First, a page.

Tagraxofusp is a recombinant fusion protein consisting of the binding site of interleukin 3 [IL3] fused with diphtheria toxin and that is given by intravenous infusion and used as an antineoplastic agent for patients with blastic plasmacytoid dendritic cell neoplasm. Treatment with tagraxofusp is associated with a high rate of serum enzyme elevations during therapy, but has not been linked to instances of clinically apparent acute liver injury with jaundice.
Tagraxofusp (tag rax' oh fusp) is a recombinant fusion protein that combines the binding site domain of IL3 with the catalytic domain of diphtheria toxin. The IL3 domain targets cells with the IL3 receptor (CD122), which is highly expressed on some malignant myeloid cells and particularly cells of blastic plasmacytoid dendritic cell neoplasm (BPDCN), a rare, aggressive myeloid malignancy that is universally fatal without treatment, overall survival for which is 7 to 12 months. Clinical trials of tagraxofusp in small numbers of patients with BPDCN showed response rates of approximately 50%, higher than is achieved with conventional cancer chemotherapy. Tagraxofusp received accelerated approval for BPDCN in both adults and children (2 years or older) in the United States in 2018 and is available in solution in single dose vials of 1,000 mcg/mL under the brand name Elzonris. The recommended dose is 12 mcg/kg intravenously on days 1 to 5 of 21-day cycles. Side effects are common and therapy should be administered only in inpatient facilities or in specialty outpatient settings. Common side effects include capillary leak syndrome (>50%), fatigue, nausea, fever, peripheral edema, anemia, thrombocytopenia, hypocalcemia, hyponatremia and hypoglycemia. Severe adverse reactions include severe capillary leak syndrome, hypersensitivity reactions and severe, even life-threatening capillary leak syndrome. Tagraxofusp should be administered only by health care groups with experience in cancer chemotherapy and management of its severe complications.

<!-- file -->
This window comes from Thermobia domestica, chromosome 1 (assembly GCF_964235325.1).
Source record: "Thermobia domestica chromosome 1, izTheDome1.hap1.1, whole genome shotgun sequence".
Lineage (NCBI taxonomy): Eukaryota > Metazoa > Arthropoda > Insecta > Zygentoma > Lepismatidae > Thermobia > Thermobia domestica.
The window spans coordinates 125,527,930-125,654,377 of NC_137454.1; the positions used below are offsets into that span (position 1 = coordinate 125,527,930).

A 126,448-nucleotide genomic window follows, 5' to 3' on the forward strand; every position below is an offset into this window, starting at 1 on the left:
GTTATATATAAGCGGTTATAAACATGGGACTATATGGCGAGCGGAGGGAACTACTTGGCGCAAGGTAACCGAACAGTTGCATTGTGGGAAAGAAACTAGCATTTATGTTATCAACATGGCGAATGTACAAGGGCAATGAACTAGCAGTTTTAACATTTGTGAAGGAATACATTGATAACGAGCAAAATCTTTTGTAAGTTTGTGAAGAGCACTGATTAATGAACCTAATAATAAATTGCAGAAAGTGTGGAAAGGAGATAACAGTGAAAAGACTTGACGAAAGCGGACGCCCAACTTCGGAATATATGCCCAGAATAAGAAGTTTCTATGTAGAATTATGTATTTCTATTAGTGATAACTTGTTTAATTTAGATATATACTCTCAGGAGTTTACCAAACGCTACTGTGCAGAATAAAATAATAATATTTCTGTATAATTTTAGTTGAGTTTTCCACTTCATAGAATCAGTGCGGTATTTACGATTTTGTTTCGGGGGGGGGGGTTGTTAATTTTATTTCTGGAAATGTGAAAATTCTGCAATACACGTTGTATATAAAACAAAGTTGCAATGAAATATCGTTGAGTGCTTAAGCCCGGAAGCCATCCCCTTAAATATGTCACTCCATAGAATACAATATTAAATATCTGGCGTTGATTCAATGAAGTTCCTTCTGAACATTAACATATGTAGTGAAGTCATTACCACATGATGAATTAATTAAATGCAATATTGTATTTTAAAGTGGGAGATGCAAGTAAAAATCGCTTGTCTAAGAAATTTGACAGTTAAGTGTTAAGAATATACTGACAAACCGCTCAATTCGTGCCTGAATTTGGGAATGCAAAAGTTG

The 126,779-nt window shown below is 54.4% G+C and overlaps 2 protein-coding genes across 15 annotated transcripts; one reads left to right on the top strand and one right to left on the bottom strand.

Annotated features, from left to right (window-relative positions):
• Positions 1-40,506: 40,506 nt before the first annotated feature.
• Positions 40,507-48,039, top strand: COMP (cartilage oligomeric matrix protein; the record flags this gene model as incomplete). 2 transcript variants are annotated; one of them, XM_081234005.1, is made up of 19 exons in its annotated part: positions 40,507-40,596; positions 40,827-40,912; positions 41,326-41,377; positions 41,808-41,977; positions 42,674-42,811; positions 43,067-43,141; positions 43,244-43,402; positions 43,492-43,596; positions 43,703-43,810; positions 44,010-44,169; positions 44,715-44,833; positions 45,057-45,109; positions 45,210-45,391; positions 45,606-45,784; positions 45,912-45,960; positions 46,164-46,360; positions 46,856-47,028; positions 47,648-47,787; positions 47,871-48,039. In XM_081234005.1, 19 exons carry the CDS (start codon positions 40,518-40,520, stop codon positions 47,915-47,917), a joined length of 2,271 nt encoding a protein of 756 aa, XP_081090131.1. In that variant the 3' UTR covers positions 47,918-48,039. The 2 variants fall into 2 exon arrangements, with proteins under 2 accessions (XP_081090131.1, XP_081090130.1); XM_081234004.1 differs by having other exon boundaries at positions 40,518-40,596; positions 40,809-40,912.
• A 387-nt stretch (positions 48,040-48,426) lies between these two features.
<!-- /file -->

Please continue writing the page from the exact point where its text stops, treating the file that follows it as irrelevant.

In prelicensure clinical trials of tagraxofusp, serum enzyme elevations arose in 88% of patients and ALT or AST values were above 5 times ULN in 40%. Serum alkaline phosphatase elevations were also common [26%] as were bilirubin elevations [14%], but were usually mild and self-limited, resolving rapidly despite continuation of therapy. The liver test abnormalities typically arose between days 7 and 14 of chemotherapy cycles and highest levels occurred with the first several doses. At least temporary discontinuation of tagraxofusp was reported in 19% of treated patients. The overall clinical experience with tagraxofusp has been limited, but it has not been linked to instances of clinically apparent acute liver injury with symptoms or jaundice. Because of this limited clinical experience, tagraxofusp’s potential for causing liver injury is not well defined.
Mechanism of Injury
The possible cause of the liver injury due to tagraxofusp is not known. Tagraxofusp is a recombinant protein and is metabolized by many cells, but mostly those that have receptors for CD122 and take up the protein. The delivered diphtheria toxin is a direct cytoplastic toxin and would injure any cells that possess CD122 receptors. Thus, low levels of the CD122 receptor on hepatocytes or endothelial cells might account for its hepatotoxicity. In addition, antibodies to diphtheria toxin (as a result of DPT vaccination) are common in the general population and the administration of tagraxofusp might lead to immune complex formation which might be taken up by hepatocytes or macrophages.
Outcome and Management
Routine monitoring of liver tests is recommended in patients receiving tagraxofusp therapy at the time of each infusion. Patients with ALT or AST elevations of more than 5 times ULN should discontinue tagraxofusp at least temporarily and restarted only once the abnormalities have resolved.
Drug Class: Antineoplastic Agents, Cytokines
Tagraxofusp – Elzonris®
|DRUG||CAS REGISTRY NO||MOLECULAR FORMULA||STRUCTURE|
|Tagraxofusp||2055491-00-2||Fusion Protein||Not Available|